Siena's Watershed Blog Page

How phosphorus affects plant growth

In our class, we are doing an experiment to see how phosphorus effects plants. (duckweed)We read an article about our watershed that shows where the phosphorus in our watershed comes from. It showed that most of the phosphorus that goes into lake champlain comes from farming or agriculture. It puts so much phosphorus in the lake, that it almost puts in half. Logging is also a big problem with putting phosphorus in the water. It puts abouts 17 percent of phosphorus in the lake. When you put phosphorus in the water, it makes the plants grow faster. It can start out as a good thing, but after a while it becomes a problem. Some plants will grow to fast on the phosphorus, that other ones will die. This will put the watershed so it is unbalanced. This goes with our project because we are seeing how much phosphorus is a healthy amount, and if the watershed around us is healthy.
Our Procedure

In our class, we are doing a science experiment to see how phosphorus affects plant growth. The question we are answering is How does fertilizer concentration effect the growth of duckweed? My prediction is that the more phosphorus you add will make the duckweed grow faster until a certain point. This is the procedure I used to check my prediction.

Step 1: get four test tubes. Make sure they are the same size

Step 2: fill each the test tube with 20ml of DISTILLED water

Step 3: Put duckweed into the test tubes. Make sure you have between 7 and 15 fronds. (fronds are the duckweeds’ leaves or petals.)

Step 4: Put in about .5 ml of liquid fertilizer in each test tube.

Step 5: Put the test tubes somewhere where it can stand upright and will not spill. Make sure it is under the sun or under a light. (you can do both!)

Step 6: Check to see how many fronds are in each test tube for five or more days.

Testing our watershed's dissolved oxygen level
In science this week we took 2 samples to test dissolved oxygen levels. One was from Cedar Lake (Monkton Pond), and one was from our guppyś tank. We took the sample from Cedar Lake and added iodide-azide. Adding this turned it murky. Next we added manganous sulfate to the Cedar Lake sample and it turned it a rusty color. It also flocked (tuned chunky). While we waited for the Cedar Lake sample to settle, we added iodide-azide to the guppy sample and it turned a yellow-rustyish color. Next we added sulfamic acid to the sample from Cedar lake. This made the sample turn a maple syrup color. After that we added sodium thiosulfate to the sample from Cedar Lake and it took 15 drops to make the water clear. This means that the water in Cedar lake has 3 milligrams per square leader (mg/l). In vermont a healthy amount of dissolved oxygen (DO) per mg/l is 7 mg/l. I can conclude that the water in Cedar lake does not have a healthy amount of DO in it. After we analyzed our data for the Cedar lake sample, we added the sodium thiosulfate to the guppy sample and it took 10 drops to turn clear. This means that the guppy sample has 2mg/l. This means that the guppy water does not have a healthy amount of DO per square foot.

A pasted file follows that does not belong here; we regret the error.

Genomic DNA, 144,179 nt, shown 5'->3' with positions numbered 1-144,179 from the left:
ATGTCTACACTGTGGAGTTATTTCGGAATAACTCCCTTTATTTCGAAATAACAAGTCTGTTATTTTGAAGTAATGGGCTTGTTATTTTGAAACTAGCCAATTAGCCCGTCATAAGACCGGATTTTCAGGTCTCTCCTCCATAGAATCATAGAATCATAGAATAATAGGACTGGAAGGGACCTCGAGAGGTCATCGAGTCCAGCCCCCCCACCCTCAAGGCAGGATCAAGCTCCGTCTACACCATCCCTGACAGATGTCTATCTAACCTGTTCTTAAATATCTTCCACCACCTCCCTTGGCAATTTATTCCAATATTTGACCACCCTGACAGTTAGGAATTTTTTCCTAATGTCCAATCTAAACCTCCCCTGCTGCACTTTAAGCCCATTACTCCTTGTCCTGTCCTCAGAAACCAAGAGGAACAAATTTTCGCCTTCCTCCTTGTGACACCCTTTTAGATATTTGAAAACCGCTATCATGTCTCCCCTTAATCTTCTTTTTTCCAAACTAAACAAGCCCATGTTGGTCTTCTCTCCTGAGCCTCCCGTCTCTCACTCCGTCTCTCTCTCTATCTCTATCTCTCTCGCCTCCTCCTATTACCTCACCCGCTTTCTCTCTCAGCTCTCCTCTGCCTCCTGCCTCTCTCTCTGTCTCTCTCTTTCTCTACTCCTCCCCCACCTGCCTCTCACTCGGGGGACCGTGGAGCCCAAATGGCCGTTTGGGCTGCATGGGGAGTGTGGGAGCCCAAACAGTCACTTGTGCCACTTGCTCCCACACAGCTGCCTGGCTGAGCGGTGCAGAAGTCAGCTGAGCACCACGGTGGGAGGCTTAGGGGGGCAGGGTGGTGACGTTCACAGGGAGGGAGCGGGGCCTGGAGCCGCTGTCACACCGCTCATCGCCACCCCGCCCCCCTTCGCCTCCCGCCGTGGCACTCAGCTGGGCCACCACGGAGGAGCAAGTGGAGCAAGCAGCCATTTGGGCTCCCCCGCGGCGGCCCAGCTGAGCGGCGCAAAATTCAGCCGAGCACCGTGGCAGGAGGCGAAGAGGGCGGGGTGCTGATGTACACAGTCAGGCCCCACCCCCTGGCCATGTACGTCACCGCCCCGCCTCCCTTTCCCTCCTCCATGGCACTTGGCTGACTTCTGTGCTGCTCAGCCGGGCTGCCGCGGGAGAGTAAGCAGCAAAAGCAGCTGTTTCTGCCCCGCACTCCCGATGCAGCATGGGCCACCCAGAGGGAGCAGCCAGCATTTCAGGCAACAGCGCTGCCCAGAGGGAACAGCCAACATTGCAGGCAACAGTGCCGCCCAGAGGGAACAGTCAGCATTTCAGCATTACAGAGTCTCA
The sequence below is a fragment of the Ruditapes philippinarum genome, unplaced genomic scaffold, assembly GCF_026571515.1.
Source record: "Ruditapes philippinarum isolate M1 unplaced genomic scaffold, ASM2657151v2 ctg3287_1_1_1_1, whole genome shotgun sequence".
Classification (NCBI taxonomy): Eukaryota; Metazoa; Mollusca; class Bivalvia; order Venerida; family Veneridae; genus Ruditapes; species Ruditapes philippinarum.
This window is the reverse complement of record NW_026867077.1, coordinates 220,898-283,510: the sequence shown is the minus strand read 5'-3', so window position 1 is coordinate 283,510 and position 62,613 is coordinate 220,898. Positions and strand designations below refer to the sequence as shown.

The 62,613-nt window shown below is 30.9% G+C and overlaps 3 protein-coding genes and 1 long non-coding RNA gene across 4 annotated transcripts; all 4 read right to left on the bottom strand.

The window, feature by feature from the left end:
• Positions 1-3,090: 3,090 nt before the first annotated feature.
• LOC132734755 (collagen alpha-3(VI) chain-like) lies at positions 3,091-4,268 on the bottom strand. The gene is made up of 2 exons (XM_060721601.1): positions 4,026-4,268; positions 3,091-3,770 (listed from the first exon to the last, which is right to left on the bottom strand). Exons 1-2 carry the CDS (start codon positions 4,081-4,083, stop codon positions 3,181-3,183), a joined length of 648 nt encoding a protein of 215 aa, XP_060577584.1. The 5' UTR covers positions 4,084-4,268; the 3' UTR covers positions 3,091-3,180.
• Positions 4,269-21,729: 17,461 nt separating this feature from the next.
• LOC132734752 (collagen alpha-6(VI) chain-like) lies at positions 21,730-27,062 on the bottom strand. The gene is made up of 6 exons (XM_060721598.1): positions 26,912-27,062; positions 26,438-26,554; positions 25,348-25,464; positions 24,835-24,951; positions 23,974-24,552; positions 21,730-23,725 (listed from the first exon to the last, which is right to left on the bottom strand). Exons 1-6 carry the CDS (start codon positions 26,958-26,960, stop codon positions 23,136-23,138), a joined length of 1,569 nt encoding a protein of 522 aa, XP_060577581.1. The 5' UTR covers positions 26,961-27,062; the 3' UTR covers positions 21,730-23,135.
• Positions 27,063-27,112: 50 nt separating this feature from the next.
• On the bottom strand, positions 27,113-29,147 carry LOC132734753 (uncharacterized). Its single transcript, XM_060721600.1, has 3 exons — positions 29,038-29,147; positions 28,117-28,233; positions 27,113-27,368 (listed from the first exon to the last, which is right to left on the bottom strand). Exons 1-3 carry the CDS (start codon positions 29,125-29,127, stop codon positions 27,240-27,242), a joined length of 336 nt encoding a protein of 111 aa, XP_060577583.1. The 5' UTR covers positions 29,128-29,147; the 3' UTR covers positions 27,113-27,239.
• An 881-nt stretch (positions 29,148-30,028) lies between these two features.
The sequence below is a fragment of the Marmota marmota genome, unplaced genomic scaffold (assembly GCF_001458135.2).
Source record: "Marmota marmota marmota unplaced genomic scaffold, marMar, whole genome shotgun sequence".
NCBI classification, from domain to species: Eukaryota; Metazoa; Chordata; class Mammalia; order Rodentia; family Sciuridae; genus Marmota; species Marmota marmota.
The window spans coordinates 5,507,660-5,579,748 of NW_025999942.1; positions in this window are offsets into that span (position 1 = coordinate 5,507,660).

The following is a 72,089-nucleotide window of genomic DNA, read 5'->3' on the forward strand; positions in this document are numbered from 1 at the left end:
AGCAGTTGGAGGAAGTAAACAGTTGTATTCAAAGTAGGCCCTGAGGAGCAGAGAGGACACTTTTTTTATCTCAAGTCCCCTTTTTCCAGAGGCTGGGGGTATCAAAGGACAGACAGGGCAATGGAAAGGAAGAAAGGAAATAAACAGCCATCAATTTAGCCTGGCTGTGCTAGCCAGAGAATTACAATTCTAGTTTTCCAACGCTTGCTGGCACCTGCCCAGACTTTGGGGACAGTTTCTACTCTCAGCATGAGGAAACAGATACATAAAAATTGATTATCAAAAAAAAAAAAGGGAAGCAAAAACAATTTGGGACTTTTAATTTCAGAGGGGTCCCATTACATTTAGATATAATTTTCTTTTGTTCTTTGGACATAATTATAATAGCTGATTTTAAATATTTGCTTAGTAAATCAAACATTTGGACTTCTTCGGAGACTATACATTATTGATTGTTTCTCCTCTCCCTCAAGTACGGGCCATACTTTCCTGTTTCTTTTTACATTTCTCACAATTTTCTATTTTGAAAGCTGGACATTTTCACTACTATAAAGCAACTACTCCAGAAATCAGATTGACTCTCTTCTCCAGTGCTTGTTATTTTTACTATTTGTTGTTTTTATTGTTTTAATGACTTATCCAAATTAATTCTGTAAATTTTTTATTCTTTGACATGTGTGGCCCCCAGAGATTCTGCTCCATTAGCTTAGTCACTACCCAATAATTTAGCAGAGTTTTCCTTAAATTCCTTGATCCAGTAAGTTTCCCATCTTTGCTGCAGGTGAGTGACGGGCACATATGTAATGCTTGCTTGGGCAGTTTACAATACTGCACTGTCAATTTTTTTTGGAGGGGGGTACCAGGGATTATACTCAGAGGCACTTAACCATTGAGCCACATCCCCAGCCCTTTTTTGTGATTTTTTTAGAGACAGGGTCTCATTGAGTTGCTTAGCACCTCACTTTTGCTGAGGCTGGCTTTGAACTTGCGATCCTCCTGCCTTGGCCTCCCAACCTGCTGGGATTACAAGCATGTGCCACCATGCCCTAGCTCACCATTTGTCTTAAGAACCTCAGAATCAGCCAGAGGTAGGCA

Point and Nonpoint Source Pollution

We were assigned to look around while we were driving and try and see some point and nonpoint pollution and think about how it might pollute the bodies of water around it. Here are some of the ways I saw and how they pollute the watershed around us. The very first thing I saw was a garbage truck. That garbage truck goes around and picks up people’s trash. Then it heads to the landfill, where it dumps the trash and lets it rot for a long time. This is bad because when the groundwater goes into the trash it will pick up dangerous chemicals and bring them to the river. The second thing I saw were sailboats. There are a couple ways they are bad. One way they are bad is they could be leaking oil or gas into the water. Another way they are bad is that they have chemical toilets that they will dump into the water, which is really bad for the water. I saw someone who was putting out lawn fertilizer. The groundwater and runoff will pick up the fertilizer and will carry the fertilizer to the river or other body of water. I also saw fishermen. They can pollute the river by leaving fishing hooks and lines in the lake/river. The last way I am going to tell you about is animal waste. It can have harmful chemicals in it. The rainwater will bring the chemicals into the water. These are just a few ways that land and water interact around us.

How Land And Water Interact

Land and water interact by by trucks, factories and other human activities. The activities pollute the ground then the runoff picks up the chemicals and takes them to the river. This pollutes the river or other body of water. One way land gets polluted is by fertilizer.The fertilizer will eventually get into the runoff and groundwater and pollute the river (overtime) . Another way is drain dumping.if you dump polluted water or any other liquid (that is not non-polluted water) down the rain water drain, then it will go through many underground tubes, eventually the polluted water will come out into a body of water and pollute that body of water. My last way is smokestacks. Smokestacks can put dangerous chemicals into the air. They will fall on the ground. Overtime the runoff will carry the chemicals into a body of water and pollute it. So now that you know some of the ways we pollute land, you can see how we pollute the water to.

#HowWeAffectTheWorld #Siena

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